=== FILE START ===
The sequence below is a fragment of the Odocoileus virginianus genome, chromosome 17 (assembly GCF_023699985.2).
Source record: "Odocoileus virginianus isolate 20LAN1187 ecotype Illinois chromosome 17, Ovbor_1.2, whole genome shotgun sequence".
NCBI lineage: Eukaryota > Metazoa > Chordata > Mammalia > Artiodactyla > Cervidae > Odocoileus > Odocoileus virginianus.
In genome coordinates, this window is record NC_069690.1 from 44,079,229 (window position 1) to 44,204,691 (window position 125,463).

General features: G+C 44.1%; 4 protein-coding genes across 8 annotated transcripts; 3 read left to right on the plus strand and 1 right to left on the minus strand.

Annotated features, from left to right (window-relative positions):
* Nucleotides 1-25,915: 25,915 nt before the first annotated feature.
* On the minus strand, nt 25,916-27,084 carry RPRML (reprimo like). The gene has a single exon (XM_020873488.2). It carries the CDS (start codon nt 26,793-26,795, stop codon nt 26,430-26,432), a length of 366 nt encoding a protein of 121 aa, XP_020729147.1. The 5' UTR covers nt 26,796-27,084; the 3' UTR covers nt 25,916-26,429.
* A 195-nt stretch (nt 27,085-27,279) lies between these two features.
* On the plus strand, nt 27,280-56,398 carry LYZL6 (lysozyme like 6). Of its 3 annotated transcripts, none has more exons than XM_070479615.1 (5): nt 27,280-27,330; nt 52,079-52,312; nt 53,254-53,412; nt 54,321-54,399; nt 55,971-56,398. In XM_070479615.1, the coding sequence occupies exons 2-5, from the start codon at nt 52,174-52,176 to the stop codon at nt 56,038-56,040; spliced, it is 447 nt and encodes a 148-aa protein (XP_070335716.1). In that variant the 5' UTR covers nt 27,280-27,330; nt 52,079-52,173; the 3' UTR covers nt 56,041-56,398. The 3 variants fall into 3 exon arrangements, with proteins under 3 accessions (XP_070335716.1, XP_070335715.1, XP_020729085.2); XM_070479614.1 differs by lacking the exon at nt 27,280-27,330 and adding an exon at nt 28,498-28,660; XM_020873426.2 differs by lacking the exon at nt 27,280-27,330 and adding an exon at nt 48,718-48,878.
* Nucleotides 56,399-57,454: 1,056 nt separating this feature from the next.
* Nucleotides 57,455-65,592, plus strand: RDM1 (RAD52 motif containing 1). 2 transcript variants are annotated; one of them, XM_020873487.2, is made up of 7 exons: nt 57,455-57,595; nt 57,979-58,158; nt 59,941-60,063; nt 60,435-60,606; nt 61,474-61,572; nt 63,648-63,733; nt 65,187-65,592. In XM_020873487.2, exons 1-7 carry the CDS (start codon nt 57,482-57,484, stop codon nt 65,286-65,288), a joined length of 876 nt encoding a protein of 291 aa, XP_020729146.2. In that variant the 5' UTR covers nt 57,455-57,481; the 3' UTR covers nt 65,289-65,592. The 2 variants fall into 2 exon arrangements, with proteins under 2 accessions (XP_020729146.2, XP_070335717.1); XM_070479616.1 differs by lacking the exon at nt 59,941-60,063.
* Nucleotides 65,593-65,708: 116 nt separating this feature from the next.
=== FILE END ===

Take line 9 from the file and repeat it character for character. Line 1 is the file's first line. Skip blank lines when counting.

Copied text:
* A 195-nt stretch (nt 27,085-27,279) lies between these two features.